In this Book

Ethnographies of the State in Central Asia
summary

With fresh and provocative insights into the everyday reality of politics in post-Soviet Central Asia, this volume moves beyond commonplaces about strong and weak states to ask critical questions about how democracy, authority, and justice are understood in this important region. In conversation with current theories of state power, the contributions draw on extensive ethnographic research in settings that range from the local to the transnational, the mundane to the spectacular, to provide a unique perspective on how politics is performed in everyday life.

Table of Contents

  1. Cover
  2. pp. C-C
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  1. Title Page, Copyright Page
  2. pp. i-iv
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  1. Contents
  2. pp. v-vi
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  1. Note on Transliteration
  2. pp. vii-viii
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  1. Acknowledgments
  2. pp. ix-xii
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  1. Introduction: Performances, Possibilities, and Practices of the Political in Central Asia
  2. pp. 1-26
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  1. Part 1. Staging the Political
  2. pp. 27-28
  1. 1. The Global Performance State: A Reconsideration of the Central Asian “Weak State”
  2. John Heathershaw
  3. pp. 29-54
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  1. 2. Dialogic Authority: Kazakh Aitys Poets and Their Patrons
  2. Eva-Marie Dubuisson
  3. pp. 55-77
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  1. 3. Performing Democracy: State-Making through Patronage in Kyrgyzstan
  2. Aksana Ismailbekova
  3. pp. 78-98
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  1. 4. “There is this law . . .”: Performing the State in the Kyrgyz Courts of Elders
  2. Judith Beyer
  3. pp. 99-124
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  1. Part 2. Political Materials, Political Fantasies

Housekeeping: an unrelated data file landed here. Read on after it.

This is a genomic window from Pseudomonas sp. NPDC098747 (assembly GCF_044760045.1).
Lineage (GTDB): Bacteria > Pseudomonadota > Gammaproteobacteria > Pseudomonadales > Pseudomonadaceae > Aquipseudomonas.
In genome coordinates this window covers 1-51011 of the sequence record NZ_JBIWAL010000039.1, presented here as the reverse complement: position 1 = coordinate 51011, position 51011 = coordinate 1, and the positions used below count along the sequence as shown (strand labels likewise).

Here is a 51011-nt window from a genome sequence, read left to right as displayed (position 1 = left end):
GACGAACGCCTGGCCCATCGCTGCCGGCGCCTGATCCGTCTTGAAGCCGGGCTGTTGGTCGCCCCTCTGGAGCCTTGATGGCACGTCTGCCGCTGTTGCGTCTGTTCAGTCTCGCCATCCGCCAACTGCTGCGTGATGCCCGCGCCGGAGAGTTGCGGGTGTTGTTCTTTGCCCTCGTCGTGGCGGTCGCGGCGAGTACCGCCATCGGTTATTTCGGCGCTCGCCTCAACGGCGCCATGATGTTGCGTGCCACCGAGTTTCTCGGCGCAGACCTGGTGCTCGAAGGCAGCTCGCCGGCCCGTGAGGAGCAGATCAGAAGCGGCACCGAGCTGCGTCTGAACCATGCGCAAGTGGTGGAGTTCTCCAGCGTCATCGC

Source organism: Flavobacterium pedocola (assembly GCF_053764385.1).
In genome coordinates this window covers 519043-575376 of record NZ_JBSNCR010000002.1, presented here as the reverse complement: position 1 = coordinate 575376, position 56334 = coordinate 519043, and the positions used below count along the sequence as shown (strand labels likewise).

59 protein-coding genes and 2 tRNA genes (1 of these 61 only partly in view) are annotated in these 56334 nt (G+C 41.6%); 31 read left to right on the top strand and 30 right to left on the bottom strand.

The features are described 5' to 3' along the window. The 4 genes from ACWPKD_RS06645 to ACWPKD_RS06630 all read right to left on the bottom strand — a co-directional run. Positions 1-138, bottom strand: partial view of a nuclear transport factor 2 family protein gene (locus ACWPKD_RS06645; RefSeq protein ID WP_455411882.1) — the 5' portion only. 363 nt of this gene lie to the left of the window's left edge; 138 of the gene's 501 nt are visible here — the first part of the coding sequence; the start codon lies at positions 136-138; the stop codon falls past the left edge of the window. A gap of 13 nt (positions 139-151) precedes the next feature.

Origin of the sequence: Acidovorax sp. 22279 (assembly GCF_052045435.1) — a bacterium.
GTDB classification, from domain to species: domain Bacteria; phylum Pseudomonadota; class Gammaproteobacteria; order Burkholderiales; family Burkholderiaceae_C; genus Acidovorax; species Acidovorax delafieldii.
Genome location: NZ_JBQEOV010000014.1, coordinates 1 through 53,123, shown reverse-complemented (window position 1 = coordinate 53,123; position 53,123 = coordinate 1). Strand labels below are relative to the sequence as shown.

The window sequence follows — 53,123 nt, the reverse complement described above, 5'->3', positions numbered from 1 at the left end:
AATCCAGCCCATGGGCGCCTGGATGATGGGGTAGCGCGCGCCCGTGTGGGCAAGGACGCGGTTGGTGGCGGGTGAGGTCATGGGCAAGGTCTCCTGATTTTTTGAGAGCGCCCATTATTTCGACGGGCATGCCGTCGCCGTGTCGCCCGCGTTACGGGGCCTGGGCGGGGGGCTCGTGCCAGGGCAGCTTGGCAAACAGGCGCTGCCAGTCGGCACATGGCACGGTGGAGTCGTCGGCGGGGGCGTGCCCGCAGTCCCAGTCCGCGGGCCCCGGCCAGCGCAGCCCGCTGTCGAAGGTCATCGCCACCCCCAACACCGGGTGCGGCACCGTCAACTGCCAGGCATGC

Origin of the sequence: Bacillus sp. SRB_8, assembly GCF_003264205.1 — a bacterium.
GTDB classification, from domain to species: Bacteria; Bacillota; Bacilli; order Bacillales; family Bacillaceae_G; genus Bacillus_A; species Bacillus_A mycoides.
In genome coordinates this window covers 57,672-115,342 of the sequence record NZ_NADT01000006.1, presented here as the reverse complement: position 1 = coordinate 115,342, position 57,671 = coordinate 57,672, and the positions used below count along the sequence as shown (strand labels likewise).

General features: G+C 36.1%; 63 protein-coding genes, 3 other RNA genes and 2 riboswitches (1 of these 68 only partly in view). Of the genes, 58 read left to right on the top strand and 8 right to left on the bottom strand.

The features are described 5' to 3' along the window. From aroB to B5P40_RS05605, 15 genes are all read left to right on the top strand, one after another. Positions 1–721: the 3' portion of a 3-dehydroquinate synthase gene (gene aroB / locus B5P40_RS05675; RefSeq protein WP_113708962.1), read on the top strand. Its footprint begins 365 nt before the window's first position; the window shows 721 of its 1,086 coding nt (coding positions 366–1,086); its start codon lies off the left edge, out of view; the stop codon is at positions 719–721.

2. pp. 125-126
  1. 5. The Master Plan of Astana: Between the “Art of Government” and the “Art of Being Global”
  2. Alima Bissenova
  3. pp. 127-148
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  1. 6. State Building(s): Built Forms, Materiality, and the State in Astana
  2. Mateusz Laszczkowski
  3. pp. 149-172
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  1. 7. The Bulldozer State: Chinese Socialist Development in Xinjiang
  2. Ildikó Bellér-Hann
  3. pp. 173-197
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  1. 8. The Time of the Border: Contingency, Conflict, and Popular Statism at the Kyrgyzstan-Uzbekistan Boundary
  2. Madeleine Reeves
  3. pp. 198-220
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  1. Part 3. Moral Positionings
  2. pp. 221-222
  1. 9. Reclaiming Ma’naviyat: Morality, Criminality, and Dissident Politics in Uzbekistan
  2. Sarah Kendzior
  3. pp. 223-242
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  1. 10. The Reshaping of Cities and Citizens in Uzbekistan: The Case of Namangan’s “New Uzbeks”
  2. Tommaso Trevisani
  3. pp. 243-260
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  1. 11. Massacre through a Kaleidoscope: Fragmented Moral Imaginaries of the State in Central Asia
  2. Morgan Liu
  3. pp. 261-284
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  1. 12. Cold War Memories and Post–Cold War Realities: The Politics of Memory and Identity in the Everyday Life of Kazakhstan’s Radiation Victims
  2. Cynthia Werner and Kathleen Purvis-Roberts
  3. pp. 285-310
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  1. Contributors
  2. pp. 311-314
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  1. Index
  2. pp. 315-320
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